Is bacterial acidity a key to tackle antimicrobial resistance?
(Press-News.org) Decreasing bacterial acidity could help reduce antimicrobial resistance by eliminating bacteria that can survive being treated with antibiotics.
Scientists at the University of Exeter have developed a novel method, which allows users to measure the pH of individual bacteria before, during and after treatment with antibiotics.
The research, published in the journal mBio, lays the foundation for understanding the special properties of bacteria that survive being treated with antibiotics, so that new ways of targeting them can be developed.
The Exeter University research team found that even before antibiotic treatment, common infection causing Escherichia coli cells that can survive treatment have a more acidic intracellular pH compared to clonal cells that are eliminated by the antibiotic treatment. These surviving cells are called persisters because they are responsible for persistent bacterial infections and contribute to antibiotic resistance.
Antibiotic resistance is one of the most pressing public health challenges and threatens the ability to effectively fight infectious diseases, with around 10 million people predicted to die annually of infections by 2050.
The University of Exeter research team has discovered the mechanisms that permit persisters to have an acidic pH. By measuring the genetic properties of these cells, they found that two cellular processes, namely tryptophan metabolism and carboxylic acid catabolism, are responsible for the low pH measured in persister bacteria.
Dr Stefano Pagliara, a biophysicist in the Living Systems Institute, leading this research at the University of Exeter, said: "Our findings indicate that the manipulation of the intracellular pH represents a bacterial strategy for surviving antibiotic treatment. Our new data suggest a strategy for developing antibiotics that interfere with key cellular components of persisters and decrease their acidity."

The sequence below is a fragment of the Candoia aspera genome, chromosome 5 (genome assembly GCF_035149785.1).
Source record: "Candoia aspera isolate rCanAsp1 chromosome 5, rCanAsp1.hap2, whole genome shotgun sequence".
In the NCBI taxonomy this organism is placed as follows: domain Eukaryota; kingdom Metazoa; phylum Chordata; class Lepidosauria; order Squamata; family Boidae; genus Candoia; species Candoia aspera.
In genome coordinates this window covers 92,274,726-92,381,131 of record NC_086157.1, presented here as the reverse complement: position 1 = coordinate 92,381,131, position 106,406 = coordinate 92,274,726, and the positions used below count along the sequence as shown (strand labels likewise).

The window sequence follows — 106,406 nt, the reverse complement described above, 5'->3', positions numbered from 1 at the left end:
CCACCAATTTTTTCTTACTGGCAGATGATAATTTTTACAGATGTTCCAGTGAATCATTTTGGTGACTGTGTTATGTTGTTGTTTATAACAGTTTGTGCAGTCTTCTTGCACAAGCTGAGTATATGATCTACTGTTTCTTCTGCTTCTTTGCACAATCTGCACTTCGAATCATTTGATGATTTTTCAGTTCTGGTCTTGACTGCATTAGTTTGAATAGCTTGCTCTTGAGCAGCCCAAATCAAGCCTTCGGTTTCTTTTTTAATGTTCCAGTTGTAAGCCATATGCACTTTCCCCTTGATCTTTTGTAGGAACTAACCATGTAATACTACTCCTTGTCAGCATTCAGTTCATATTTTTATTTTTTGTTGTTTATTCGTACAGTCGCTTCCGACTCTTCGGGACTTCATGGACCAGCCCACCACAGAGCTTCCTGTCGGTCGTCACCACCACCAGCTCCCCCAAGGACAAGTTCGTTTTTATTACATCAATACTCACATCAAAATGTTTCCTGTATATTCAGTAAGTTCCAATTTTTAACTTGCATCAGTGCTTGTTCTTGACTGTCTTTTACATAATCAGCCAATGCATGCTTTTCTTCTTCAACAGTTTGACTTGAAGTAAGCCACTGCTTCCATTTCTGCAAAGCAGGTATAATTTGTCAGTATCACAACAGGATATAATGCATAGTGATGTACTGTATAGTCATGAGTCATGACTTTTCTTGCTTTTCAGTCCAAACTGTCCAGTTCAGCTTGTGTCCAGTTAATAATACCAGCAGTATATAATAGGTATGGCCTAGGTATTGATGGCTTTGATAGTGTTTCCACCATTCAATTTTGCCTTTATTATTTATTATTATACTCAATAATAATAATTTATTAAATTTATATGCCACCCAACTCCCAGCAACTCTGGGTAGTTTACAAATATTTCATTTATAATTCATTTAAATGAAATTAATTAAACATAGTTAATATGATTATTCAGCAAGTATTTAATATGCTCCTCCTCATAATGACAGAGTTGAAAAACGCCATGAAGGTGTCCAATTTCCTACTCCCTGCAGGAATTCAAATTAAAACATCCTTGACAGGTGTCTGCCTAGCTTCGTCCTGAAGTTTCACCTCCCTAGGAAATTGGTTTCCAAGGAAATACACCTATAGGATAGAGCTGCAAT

The team is now working on expanding this research to find out whether cell acidity is key for antibiotic resistance in other critical bacterial pathogens such as Pseudomonas aeruginosa and Burkholderia pseudomallei and to identify drug molecules that can alter the pH of persister cells before antibiotic treatment.
"Persister Escherichia coli Cells Have a Lower Intracellular pH than Susceptible Cells but Maintain Their pH in Response to Antibiotic Treatment" is published on Tuesday, July 20th 2021. The DOI is https://doi.org/10.1128/mBio.00909-21
The Living Systems Institute is the University of Exeter flagship for fundamental research. The Institute combines biological and physical sciences to make discoveries that will transform future healthcare Living Systems Institute | Living Systems Institute | University of Exeter.
ELSE PRESS RELEASES FROM THIS DATE:
Interstellar clouds are the birthplaces of new stars, but they also play an important role in the origins of life in the Universe through regions of dust and gas in which chemical compounds form. The research group, molecular systems, led by ERC prize winner Roland Wester at the Institute for ion physics and applied physics at the University of Innsbruck, has set itself the task of better understanding the development of elementary molecules in space. "Put simply, our ion trap allows us to recreate the conditions in space in our laboratory," explains ...